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 Planetary Chemistry and Astrobiology: People
Michael Russell's Picture
Address:
Jet Propulsion Laboratory
M/S 183-601
4800 Oak Grove Drive
Pasadena, CA 91109
Phone:
818 354-4985
Fax:
818 393-3037
Email:
Curriculum Vitae:

Michael Russell
Group Supervisor

Education
  • B.Sc. Honours, Geology with Chemistry, University of London (1963)
  • Ph.D. Mineral Deposit Geochemistry, University of Durham (1974)

Research Interests
  • The emergence of life and oxygenic photosynthesis in the context of hydrothermal systems on wet, rocky, sunlit planets

Professional Experience
  • Jet Propulsion Laboratory (2006 - present)
    • Supervisor, Planetary Chemistry and Astrobiology Group (2013 - Present)
    • Research Scientist, Planetary Chemistry and Astrobiology Group (2011 - 2013)
    • Distinguished Visiting Scientist (2005 - 2011)
    • NASA Senior Research Fellow (2005 - 2010)
  • CNRS Professor, University of Grenoble, (2004-2005)
  • Dixon Research Professor, Glasgow University, Scotland (1989-2004)

Selected Awards
  • William Smith Medal, 2009, Geological Society of London
  • Nature 2009, feature in 459, 316-319 (Whitfield; Nascence Man)

Selected Publications
  1. Russell, M.J., Nitschke, W. & Branscomb, E. 2013, The inevitable journey to being. Phil. Trans. R. Soc. Lond. B 368: 20120254. Link.
  2. Nitschke, W. & Russell, M.J. (2013) Beating the acetyl coenzyme-A pathway to the origin of life. Phil. Trans. R. Soc. B 368: 20120258. Link.
  3. Nitschke, W., McGlynn, S.E., Milner-White, E.J., Russell, M.J., 2013, On the antiquity of metalloenzymes and their substrates in bioenergetics. Biochim. Biophys. Acta, Bioenergetics, Link.
  4. Branscomb, E. & Russell, M.J. 2013, Turnstiles and bifurcators: the disequilibrium converting engines that put metabolism on the road. Biochim. Biophys. Acta, Bioenergetics 1827, 62-78.
  5. Schoepp-Cothenet, B., van Lis, R., Atteia, A., Baymann, F., Capowiez, L., Ducluzeau, A-L., Duval, S., ten Brink, F., Russell, M.J. & Nitschke, W. 2013 On the universal core of bioenergetics. Biochim. Biophys. Acta, Bioenergetics, 1827, 79-93.
  6. Barge, L.M., Doloboff, I.J., White, L.M., Russell, M.J., Kanik, I. 2012, Characterization of Iron-Phosphate-Silicate Chemical Garden Structures. Langmuir, 28, 3714-3721.
  7. McGlynn, S.E., Kanik, I., Russell, M.J. 2012, Modification of simulated hydrothermal iron sulfide chimneys by RNA and peptides. Philos. Trans. R. Soc. Lond. A Phys. Sci. 370, 3007-3022.
  8. Schoepp-Cothenet, B., van Lis, R., Philippot, P., Magalon. A., Russell, M.J. and Nitschke, W. (2012). The ineluctable requirement for the trans-iron elements molybdenum and/or tungsten in the origin of life. Nature Scientific Reports, 2 :263 DOI :10.1038.
  9. Nitschke, W., Russell, M.J. 2011, Redox bifurcations; how they work and what they mean to extant life and (potentially) to its inorganic roots. BioEssays, 34, 106-109.
  10. Milner-White, E.J., Russell, M.J. 2011, A peptide era heralding the emergence of life. Genes 2, 671-688.
  11. Mielke, R.E., Robinson, K.J., White, L.M., McGlynn, S.E., McEachern, K., Bhartia, R., Kanik, I., Russell, M.J. 2011, Iron-sulfide-bearing chimneys as potential catalytic energy traps at life's emergence. Astrobiology, 11, 933-950.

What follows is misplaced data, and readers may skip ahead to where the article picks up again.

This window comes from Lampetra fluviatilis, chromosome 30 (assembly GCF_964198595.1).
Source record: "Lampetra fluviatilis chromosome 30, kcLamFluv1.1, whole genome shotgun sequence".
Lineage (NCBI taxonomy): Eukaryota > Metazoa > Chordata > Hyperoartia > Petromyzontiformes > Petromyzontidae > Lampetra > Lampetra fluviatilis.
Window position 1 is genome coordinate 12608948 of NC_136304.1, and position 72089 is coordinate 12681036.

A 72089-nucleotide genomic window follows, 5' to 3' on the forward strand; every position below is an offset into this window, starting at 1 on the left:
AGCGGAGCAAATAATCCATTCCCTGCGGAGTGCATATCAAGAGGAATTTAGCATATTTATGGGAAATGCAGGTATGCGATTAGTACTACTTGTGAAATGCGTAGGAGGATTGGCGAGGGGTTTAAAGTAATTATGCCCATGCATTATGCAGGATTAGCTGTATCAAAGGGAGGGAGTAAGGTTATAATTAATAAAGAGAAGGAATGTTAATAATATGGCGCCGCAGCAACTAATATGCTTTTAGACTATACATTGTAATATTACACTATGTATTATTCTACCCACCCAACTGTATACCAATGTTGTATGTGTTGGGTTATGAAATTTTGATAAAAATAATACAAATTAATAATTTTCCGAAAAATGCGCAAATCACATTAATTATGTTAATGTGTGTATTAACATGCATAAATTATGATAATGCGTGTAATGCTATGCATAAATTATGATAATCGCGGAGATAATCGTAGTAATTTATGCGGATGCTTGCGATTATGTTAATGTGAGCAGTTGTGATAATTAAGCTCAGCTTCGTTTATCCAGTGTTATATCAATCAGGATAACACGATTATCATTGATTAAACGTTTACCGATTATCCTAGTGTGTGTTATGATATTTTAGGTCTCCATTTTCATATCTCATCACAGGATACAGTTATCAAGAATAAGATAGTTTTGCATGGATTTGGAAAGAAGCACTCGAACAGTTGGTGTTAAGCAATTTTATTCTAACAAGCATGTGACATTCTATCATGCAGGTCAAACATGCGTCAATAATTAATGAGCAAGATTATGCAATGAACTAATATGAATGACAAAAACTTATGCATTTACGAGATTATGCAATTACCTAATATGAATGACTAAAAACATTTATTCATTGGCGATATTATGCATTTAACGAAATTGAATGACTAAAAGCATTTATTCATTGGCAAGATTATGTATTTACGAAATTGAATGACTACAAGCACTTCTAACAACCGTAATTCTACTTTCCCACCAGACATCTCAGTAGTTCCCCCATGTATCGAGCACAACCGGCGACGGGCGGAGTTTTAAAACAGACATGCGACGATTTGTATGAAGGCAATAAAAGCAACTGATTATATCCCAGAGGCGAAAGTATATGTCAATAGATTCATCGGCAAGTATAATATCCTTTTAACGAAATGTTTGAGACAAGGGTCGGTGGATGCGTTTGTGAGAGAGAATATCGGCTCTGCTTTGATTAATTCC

12. Russell, M.J. (editor) 2011, Origins, Abiogenesis and the search for Life. Cosmology Science Publishers, Cambridge, MA, pp. 487.
  13. Mielke, R.E., Russell, M.J., Wilson, P.R., McGlynn, S., Coleman, M., Kidd, R. & Kanik, I. 2010, Design, Fabrication and Test of a Hydrothermal Reactor for Origin‐Of‐Life Experiments, Astrobiology, 10, 799-810.
  14. Russell, M.J., Hall, A.J. and Martin, W. 2010, Serpentinization and its contribution to the energy for the emergence of life. Geobiology, 8, 355-371.
  15. Nitschke, W. and Russell, M.J. (2010). Just Like the Universe the Emergence of Life had High Enthalpy and Low Entropy Beginnings. Journal of Cosmology, 10, 3200-3216.
  16. Yung, Y.L., Russell M.J., Parkinson, C.D. 2010, The search for life on Mars. Journal of Cosmology, 5, 1121-1130.
  17. Russell, M.J., Kanik, I. 2010, Why Does Life Start, What Does It Do, Where Will It Be, And How Might We Find It? Journal of Cosmology, 5, 1008-1039.
  18. Russell, M.J. and Hall, A.J. 2009, A hydrothermal source of energy and materials at the origin of life. In "Chemical Evolution II: From Origins of Life to Modern Society". American Chemical Society, pp. 45-62.
  19. Nitschke, W. and Russell, M.J. 2009, Hydrothermal focusing of chemical and chemiosmotic energy, supported by delivery of catalytic Fe, Ni, Mo/W, Co, S and Se, forced life to emerge. Journal Molecular Evolution 69, 481-496.
  20. Ducluzeau, A-L, van Lis R., Duval S., Schoepp-Cothenet B., Russell, M.J., Nitschke W. 2009, Was nitric oxide the first strongly oxidizing terminal electron sink. Trends in Biochemical Sciences 34, 9-15.
  21. Martin, W., Baross, J., Kelley, D., Russell M.J. 2008, Hydrothermal vents and the origin of life. Nature Reviews, Microbiology 6, 806-814.
  22. Russell, M.J. 2008, On the emergence and early evolution of life. In Life strategies of microorganisms in the environment and in host organisms. Nova Acta Leopoldina, 96, 45-52.
  23. Russell, M.J., Allen, J.F., Milner-White, E.J. 2008, Inorganic complexes enabled the onset of life and oxygenic photosynthesis. In Energy from the Sun: 14th International Congress on Photosynthesis, J.F. Allen, E. Gantt, J.H. Golbeck, B. Osmond (editors). Springer. 1193-1198.
  24. Milner-White, E.J., Russell, M.J. 2008, Predicting peptide and protein conformations in early evolution. Biology Direct 3, 3: doi:10.1186/1745-6150-3-3.

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